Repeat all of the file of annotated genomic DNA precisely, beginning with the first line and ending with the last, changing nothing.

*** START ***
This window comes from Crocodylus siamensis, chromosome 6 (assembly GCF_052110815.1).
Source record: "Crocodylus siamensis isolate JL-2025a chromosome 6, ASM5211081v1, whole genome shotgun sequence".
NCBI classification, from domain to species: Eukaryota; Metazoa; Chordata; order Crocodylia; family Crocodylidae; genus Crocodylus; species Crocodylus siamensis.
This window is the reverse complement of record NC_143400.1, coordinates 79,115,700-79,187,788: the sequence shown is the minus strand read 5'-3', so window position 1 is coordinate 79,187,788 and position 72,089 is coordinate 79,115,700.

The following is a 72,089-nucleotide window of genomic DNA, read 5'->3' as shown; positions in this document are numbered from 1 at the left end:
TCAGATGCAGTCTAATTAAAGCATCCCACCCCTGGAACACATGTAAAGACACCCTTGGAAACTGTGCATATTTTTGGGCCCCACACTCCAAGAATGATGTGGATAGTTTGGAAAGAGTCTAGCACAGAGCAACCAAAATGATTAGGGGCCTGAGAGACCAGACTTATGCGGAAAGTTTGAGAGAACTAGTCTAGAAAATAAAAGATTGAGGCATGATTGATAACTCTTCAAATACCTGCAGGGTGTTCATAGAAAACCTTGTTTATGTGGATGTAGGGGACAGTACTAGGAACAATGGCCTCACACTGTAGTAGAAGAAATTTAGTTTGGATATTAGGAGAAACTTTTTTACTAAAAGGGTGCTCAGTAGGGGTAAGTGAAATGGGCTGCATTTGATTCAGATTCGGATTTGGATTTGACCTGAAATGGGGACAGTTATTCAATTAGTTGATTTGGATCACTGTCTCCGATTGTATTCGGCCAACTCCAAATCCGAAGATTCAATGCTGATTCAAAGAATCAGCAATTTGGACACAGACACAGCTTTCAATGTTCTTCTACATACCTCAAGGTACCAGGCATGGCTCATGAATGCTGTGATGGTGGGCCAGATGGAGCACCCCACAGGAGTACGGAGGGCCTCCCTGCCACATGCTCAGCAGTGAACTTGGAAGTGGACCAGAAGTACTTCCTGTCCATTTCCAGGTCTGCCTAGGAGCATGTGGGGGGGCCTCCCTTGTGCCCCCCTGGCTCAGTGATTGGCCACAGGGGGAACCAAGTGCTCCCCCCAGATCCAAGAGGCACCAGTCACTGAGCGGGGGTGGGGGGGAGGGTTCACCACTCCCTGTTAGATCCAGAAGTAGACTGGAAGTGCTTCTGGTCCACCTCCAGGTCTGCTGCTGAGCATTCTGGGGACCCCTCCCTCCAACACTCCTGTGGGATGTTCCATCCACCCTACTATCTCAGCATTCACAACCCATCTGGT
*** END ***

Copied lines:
This window comes from Crocodylus siamensis, chromosome 6 (assembly GCF_052110815.1).
Source record: "Crocodylus siamensis isolate JL-2025a chromosome 6, ASM5211081v1, whole genome shotgun sequence".
NCBI classification, from domain to species: Eukaryota; Metazoa; Chordata; order Crocodylia; family Crocodylidae; genus Crocodylus; species Crocodylus siamensis.
This window is the reverse complement of record NC_143400.1, coordinates 79,115,700-79,187,788: the sequence shown is the minus strand read 5'-3', so window position 1 is coordinate 79,187,788 and position 72,089 is coordinate 79,115,700.

The following is a 72,089-nucleotide window of genomic DNA, read 5'->3' as shown; positions in this document are numbered from 1 at the left end:
TCAGATGCAGTCTAATTAAAGCATCCCACCCCTGGAACACATGTAAAGACACCCTTGGAAACTGTGCATATTTTTGGGCCCCACACTCCAAGAATGATGTGGATAGTTTGGAAAGAGTCTAGCACAGAGCAACCAAAATGATTAGGGGCCTGAGAGACCAGACTTATGCGGAAAGTTTGAGAGAACTAGTCTAGAAAATAAAAGATTGAGGCATGATTGATAACTCTTCAAATACCTGCAGGGTGTTCATAGAAAACCTTGTTTATGTGGATGTAGGGGACAGTACTAGGAACAATGGCCTCACACTGTAGTAGAAGAAATTTAGTTTGGATATTAGGAGAAACTTTTTTACTAAAAGGGTGCTCAGTAGGGGTAAGTGAAATGGGCTGCATTTGATTCAGATTCGGATTTGGATTTGACCTGAAATGGGGACAGTTATTCAATTAGTTGATTTGGATCACTGTCTCCGATTGTATTCGGCCAACTCCAAATCCGAAGATTCAATGCTGATTCAAAGAATCAGCAATTTGGACACAGACACAGCTTTCAATGTTCTTCTACATACCTCAAGGTACCAGGCATGGCTCATGAATGCTGTGATGGTGGGCCAGATGGAGCACCCCACAGGAGTACGGAGGGCCTCCCTGCCACATGCTCAGCAGTGAACTTGGAAGTGGACCAGAAGTACTTCCTGTCCATTTCCAGGTCTGCCTAGGAGCATGTGGGGGGGCCTCCCTTGTGCCCCCCTGGCTCAGTGATTGGCCACAGGGGGAACCAAGTGCTCCCCCCAGATCCAAGAGGCACCAGTCACTGAGCGGGGGTGGGGGGGAGGGTTCACCACTCCCTGTTAGATCCAGAAGTAGACTGGAAGTGCTTCTGGTCCACCTCCAGGTCTGCTGCTGAGCATTCTGGGGACCCCTCCCTCCAACACTCCTGTGGGATGTTCCATCCACCCTACTATCTCAGCATTCACAACCCATCTGGT